As most of my time recently has been spent sorting through the Vernon Park Natural History collection, mentioned in various previous posts now, and since the bulk of that has been Geology in one form or another up to now, for today’s Find it Friday I am going to take a look at two types of marine fossils; Trilobites and Graptolites.
Trilobites first appeared during the Cambrian and became extinct during the Permian (the Paleozoic era, 542 – 252 million years ago.) They were marine Arthropods; invertebrates, like insects, spiders and crabs. They had joined limbs, external skeletons and segmented bodies. Their exoskeletons were made of Chitin and had lines of weakness which would have allowed for easy splitting during moulting as well as protecting it from predators. Its body structure was divided in to three; the Pygidium (the tail-piece), the Thorax (the body) and the Cephalon (the head).
The general features of a Trilobite included a feeding routine where spine like structures on each limb called Gnathobases manipulated food and moved it forward towards the mouth.
Trilobites varied in size and shape and often had different features depending on where they lived in the ocean, for example, small lightweight trilobites were able to float and/or swim very easily. As well as this, an increased size indicates it was a good swimmer. However, the size of the trilobites eyes is usually the most useful feature in analysing the environment in which the trilobite lived; the eyes are kidney-shaped and compound which consisted of many single calcite crystals. Large eyes suggested the trilobite lived at the base of the Photic Zone (the surface layer of the ocean that receives sunlight), whereas small eyes suggested it lived life in the upper part, the the well-lit part Photic zone. In addition, a trilobite with no eyes would have been a burrowing species, living on or close to the ocean floor.
Graptolites are commonly found fossilised in dark shales. A graptolite fossil is the exoskeleton of a colony of animals whose bodies were housed in tiny Thecae arranged in rows along Stipes. They are free-flowing and were usually found in calm waters, as they were very fragile.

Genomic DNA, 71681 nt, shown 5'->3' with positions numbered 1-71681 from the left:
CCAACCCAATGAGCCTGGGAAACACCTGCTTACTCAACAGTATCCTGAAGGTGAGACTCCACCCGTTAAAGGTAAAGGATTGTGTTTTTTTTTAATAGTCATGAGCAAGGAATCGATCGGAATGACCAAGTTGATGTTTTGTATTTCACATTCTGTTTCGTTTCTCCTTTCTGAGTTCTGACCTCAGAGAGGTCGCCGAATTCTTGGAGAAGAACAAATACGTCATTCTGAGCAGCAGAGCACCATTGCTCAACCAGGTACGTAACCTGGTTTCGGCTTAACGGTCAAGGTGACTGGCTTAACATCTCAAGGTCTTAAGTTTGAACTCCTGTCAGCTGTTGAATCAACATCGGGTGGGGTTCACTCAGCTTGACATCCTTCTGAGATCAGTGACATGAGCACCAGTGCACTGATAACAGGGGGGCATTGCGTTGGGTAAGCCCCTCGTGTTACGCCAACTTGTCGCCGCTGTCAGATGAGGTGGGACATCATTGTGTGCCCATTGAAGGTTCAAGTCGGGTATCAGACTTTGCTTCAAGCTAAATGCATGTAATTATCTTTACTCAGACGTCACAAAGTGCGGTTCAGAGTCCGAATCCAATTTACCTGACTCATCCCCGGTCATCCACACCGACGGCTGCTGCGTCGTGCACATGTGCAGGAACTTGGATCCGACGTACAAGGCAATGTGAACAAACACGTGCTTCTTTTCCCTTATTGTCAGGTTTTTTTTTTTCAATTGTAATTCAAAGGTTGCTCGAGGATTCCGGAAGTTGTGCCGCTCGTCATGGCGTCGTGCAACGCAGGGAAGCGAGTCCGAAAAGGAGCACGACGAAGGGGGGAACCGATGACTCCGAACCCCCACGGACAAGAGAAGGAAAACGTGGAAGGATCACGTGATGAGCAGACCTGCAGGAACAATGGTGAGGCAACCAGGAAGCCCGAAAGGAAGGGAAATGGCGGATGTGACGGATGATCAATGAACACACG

They are commonly found in rocks of Ordovician (440 million years ago) and Silurian age (420 million years ago) and make good Zone fossils (able to be used to date the rock they are in because they existed in a specific time period), because of a variety of reasons, including their rapid evolutionary change, their wide and plentiful distribution, as well as being easy to recognise.
Graptolites were mostly planktonic, possibly floating at the mercy of ocean currents, resulting in the wide spread distribution. Because of their fragility graptolites are rarely found in rocks of higher energy origin than siltstones, even where low energy environments did occur in shelf seas (the marginal seas adjacent to the land), the rapid oxidation of their protein-based skeleton and the activity of predators would have ensured the lack of graptolites remains in the fossil record.
Various species of graptolites evolved, but this sample is of Didymograptus; identifiable by a downward facing stipe and thecae. This is not a feature that was consistent; three main features of graptolite morphology changed as they evolved, they were:
- The number of stipes; the first graptolite, Dictyonema had many stipes, then by Didymograptus the number of stipes had decreased to two and by Climacograptus they had decreased again to one.
- The direction of stipes; the first two types of graptolites had stipes that pointed down but the rest following these has stipes that pointed upwards.
- The shape of the thecae; the first graptolites had theca that were sharp, angular and pointed, but as they developed they became considerably more rounded.
From left to right: Dictyonema, Didymograptus, Dicellograptus, Dicranograptus and Monograptus.